Engineer & Mechanic Training Advice

Acoustic and Sound Engineering

December9

A career in acoustic and sound engineering can offer many great opportunities and involve a lot of interesting work in both the public and private sectors. This could involve anything from working towards reducing noise levels in public places to designing recording studios. Acoustic and sound engineering draws on a number of disciplines from electronics, structural engineering, physics and material testing.

Education

In order to become a qualified acoustic and sound engineer you must have an extensive education in physics and maths. This involves studying at A-level and then degree level before becoming a member of the Institute of Mechanical Engineering (IMechE). To qualify for acceptance onto an acoustic engineering course you should hold at least five GCSEs graded A*-C including maths and science, at least three A-levels, including maths and physics, with one of these being at an A grade. Equivalent qualifications such as Higher National Certificates may also be accepted.

Skills

Due to the demanding nature of the work there are a number of skills you will require in order to progress within the subject. As well as a natural aptitude for science and maths you should have excellent hearing as this will be your most valuable tool when differentiating between sounds. It would also be advantageous to have a background in music or have a good sense of rhythm and pitch as well as an interest in a variety of different kinds of music. A prior knowledge of recording equipment and the recording process will also help along with a strong interest in technology. As a lot of work in recording studios is done late at night you must also be comfortable with unsociable hours and being able to concentrate for long periods of time.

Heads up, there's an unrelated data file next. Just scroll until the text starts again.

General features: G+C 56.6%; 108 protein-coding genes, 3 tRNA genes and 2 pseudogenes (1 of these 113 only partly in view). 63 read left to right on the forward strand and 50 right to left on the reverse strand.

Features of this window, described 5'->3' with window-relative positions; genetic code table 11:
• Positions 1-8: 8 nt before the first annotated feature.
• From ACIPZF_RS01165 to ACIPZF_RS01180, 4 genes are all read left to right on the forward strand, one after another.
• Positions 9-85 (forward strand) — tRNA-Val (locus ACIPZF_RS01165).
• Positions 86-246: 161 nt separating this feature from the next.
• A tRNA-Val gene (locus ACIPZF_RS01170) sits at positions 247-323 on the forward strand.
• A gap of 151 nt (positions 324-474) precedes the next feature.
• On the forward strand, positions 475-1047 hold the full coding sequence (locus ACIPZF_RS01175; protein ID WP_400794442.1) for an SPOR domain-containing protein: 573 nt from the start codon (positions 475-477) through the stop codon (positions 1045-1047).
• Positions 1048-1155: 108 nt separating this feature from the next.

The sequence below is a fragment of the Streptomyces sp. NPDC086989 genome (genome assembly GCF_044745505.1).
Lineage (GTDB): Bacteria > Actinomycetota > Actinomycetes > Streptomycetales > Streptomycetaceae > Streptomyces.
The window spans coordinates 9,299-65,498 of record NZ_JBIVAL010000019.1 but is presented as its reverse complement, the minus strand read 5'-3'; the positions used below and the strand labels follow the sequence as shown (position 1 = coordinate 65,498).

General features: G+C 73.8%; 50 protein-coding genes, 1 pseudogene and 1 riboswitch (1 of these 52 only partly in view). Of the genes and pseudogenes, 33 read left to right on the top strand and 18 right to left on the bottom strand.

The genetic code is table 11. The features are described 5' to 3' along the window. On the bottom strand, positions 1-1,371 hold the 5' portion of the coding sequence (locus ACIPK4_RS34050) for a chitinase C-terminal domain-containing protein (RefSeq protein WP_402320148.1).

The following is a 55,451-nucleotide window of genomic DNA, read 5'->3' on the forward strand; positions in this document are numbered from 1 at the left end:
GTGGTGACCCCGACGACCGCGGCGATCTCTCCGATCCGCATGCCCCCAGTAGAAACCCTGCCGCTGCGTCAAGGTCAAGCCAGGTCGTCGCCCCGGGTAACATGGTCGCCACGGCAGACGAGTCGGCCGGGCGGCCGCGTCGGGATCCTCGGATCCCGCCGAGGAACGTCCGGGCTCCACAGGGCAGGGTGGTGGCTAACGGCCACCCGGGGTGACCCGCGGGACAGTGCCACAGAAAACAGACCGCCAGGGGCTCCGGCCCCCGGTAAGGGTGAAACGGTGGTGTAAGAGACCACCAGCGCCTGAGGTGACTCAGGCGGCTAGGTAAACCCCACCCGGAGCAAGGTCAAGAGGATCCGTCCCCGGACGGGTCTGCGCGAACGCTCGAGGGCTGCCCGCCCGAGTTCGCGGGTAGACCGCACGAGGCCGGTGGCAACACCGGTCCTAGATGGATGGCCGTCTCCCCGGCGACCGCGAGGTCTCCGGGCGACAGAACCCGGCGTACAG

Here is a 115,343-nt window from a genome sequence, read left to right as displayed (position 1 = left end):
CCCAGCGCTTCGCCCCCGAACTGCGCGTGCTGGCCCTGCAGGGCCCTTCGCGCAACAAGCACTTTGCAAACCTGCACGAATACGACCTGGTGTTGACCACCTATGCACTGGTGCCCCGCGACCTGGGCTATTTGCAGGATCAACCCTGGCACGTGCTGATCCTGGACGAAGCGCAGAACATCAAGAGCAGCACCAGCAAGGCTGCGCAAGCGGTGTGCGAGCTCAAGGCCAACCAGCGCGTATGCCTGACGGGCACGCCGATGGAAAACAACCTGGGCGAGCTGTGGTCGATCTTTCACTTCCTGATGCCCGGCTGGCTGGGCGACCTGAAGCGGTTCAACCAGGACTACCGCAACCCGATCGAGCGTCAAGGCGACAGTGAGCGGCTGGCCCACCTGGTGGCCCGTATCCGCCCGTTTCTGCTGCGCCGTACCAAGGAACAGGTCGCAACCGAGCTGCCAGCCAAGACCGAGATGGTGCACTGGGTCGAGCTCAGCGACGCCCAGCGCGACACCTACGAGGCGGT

Experience

Having prior experience in recording studios and in the mechanics of music would help greatly before you start your degree. However, during your course you will be given extensive training in recognising different sounds and the technical aspect of audio engineering. While studying you may gain extra experience by working as a sound engineer at live performances or by recording bands you meet at university.

Gaining a degree in acoustic and sound engineering at an accredited institution gives you the title of Chartered Engineer (CEng) and enables you to become a member of the IMechE, which will open up a much broader range of employment opportunities that offer much higher salaries. In order to gain this qualification you must work as a professional acoustic engineer for a period of professional development before applying to the IMechE for an assessment. If you have studied a bachelor degree (BEng) you may qualify to become a corporate member of the IMechE whereas completing a masters degree allows you to become a chartered member.

Salary

Depending in which sector you work a recent graduate can expect to earn between £15,000 and £25,000 a year. Once you have become a corporate member of the IMechE a typical salary rises to around £35,000 whereas a chartered member could make more than £50,000 a year.

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